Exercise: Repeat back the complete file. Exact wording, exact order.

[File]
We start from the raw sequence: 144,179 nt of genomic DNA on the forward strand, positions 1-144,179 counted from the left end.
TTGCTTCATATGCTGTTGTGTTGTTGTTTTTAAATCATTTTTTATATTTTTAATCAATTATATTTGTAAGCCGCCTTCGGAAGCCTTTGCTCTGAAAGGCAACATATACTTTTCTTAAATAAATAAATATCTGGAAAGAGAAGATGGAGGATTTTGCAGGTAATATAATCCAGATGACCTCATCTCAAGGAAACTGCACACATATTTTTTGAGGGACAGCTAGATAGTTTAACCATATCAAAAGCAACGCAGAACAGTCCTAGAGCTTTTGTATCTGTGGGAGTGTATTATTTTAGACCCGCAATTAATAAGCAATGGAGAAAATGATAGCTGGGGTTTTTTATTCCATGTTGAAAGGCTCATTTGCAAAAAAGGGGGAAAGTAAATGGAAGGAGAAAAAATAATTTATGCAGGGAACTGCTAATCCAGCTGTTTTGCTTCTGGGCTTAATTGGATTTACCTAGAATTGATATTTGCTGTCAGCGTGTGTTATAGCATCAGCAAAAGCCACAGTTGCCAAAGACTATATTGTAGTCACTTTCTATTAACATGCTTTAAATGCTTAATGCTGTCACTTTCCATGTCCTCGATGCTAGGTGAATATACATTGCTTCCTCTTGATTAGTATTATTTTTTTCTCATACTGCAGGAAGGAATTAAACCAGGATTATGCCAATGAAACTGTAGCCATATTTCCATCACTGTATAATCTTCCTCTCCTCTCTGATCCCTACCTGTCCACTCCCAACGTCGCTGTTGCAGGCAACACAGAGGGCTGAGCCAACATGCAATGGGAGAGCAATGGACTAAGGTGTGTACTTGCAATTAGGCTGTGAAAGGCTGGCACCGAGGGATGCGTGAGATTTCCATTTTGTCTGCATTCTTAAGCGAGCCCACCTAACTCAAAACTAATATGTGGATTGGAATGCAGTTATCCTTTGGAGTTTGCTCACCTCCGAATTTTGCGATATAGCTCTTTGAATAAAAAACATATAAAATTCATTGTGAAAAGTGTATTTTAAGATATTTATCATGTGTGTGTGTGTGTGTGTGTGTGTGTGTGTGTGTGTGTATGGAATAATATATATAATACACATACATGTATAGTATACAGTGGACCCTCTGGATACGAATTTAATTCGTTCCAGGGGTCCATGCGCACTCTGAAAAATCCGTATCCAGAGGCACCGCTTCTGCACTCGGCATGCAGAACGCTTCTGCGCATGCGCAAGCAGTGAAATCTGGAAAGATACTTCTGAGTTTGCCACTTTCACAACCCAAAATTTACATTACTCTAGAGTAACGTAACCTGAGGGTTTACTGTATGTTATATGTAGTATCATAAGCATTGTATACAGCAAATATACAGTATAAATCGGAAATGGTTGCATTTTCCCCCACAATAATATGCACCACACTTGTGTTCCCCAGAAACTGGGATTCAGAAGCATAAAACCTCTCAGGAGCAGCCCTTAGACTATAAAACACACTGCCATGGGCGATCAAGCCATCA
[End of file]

We start from the raw sequence: 144,179 nt of genomic DNA on the forward strand, positions 1-144,179 counted from the left end.
TTGCTTCATATGCTGTTGTGTTGTTGTTTTTAAATCATTTTTTATATTTTTAATCAATTATATTTGTAAGCCGCCTTCGGAAGCCTTTGCTCTGAAAGGCAACATATACTTTTCTTAAATAAATAAATATCTGGAAAGAGAAGATGGAGGATTTTGCAGGTAATATAATCCAGATGACCTCATCTCAAGGAAACTGCACACATATTTTTTGAGGGACAGCTAGATAGTTTAACCATATCAAAAGCAACGCAGAACAGTCCTAGAGCTTTTGTATCTGTGGGAGTGTATTATTTTAGACCCGCAATTAATAAGCAATGGAGAAAATGATAGCTGGGGTTTTTTATTCCATGTTGAAAGGCTCATTTGCAAAAAAGGGGGAAAGTAAATGGAAGGAGAAAAAATAATTTATGCAGGGAACTGCTAATCCAGCTGTTTTGCTTCTGGGCTTAATTGGATTTACCTAGAATTGATATTTGCTGTCAGCGTGTGTTATAGCATCAGCAAAAGCCACAGTTGCCAAAGACTATATTGTAGTCACTTTCTATTAACATGCTTTAAATGCTTAATGCTGTCACTTTCCATGTCCTCGATGCTAGGTGAATATACATTGCTTCCTCTTGATTAGTATTATTTTTTTCTCATACTGCAGGAAGGAATTAAACCAGGATTATGCCAATGAAACTGTAGCCATATTTCCATCACTGTATAATCTTCCTCTCCTCTCTGATCCCTACCTGTCCACTCCCAACGTCGCTGTTGCAGGCAACACAGAGGGCTGAGCCAACATGCAATGGGAGAGCAATGGACTAAGGTGTGTACTTGCAATTAGGCTGTGAAAGGCTGGCACCGAGGGATGCGTGAGATTTCCATTTTGTCTGCATTCTTAAGCGAGCCCACCTAACTCAAAACTAATATGTGGATTGGAATGCAGTTATCCTTTGGAGTTTGCTCACCTCCGAATTTTGCGATATAGCTCTTTGAATAAAAAACATATAAAATTCATTGTGAAAAGTGTATTTTAAGATATTTATCATGTGTGTGTGTGTGTGTGTGTGTGTGTGTGTGTGTGTGTATGGAATAATATATATAATACACATACATGTATAGTATACAGTGGACCCTCTGGATACGAATTTAATTCGTTCCAGGGGTCCATGCGCACTCTGAAAAATCCGTATCCAGAGGCACCGCTTCTGCACTCGGCATGCAGAACGCTTCTGCGCATGCGCAAGCAGTGAAATCTGGAAAGATACTTCTGAGTTTGCCACTTTCACAACCCAAAATTTACATTACTCTAGAGTAACGTAACCTGAGGGTTTACTGTATGTTATATGTAGTATCATAAGCATTGTATACAGCAAATATACAGTATAAATCGGAAATGGTTGCATTTTCCCCCACAATAATATGCACCACACTTGTGTTCCCCAGAAACTGGGATTCAGAAGCATAAAACCTCTCAGGAGCAGCCCTTAGACTATAAAACACACTGCCATGGGCGATCAAGCCATCA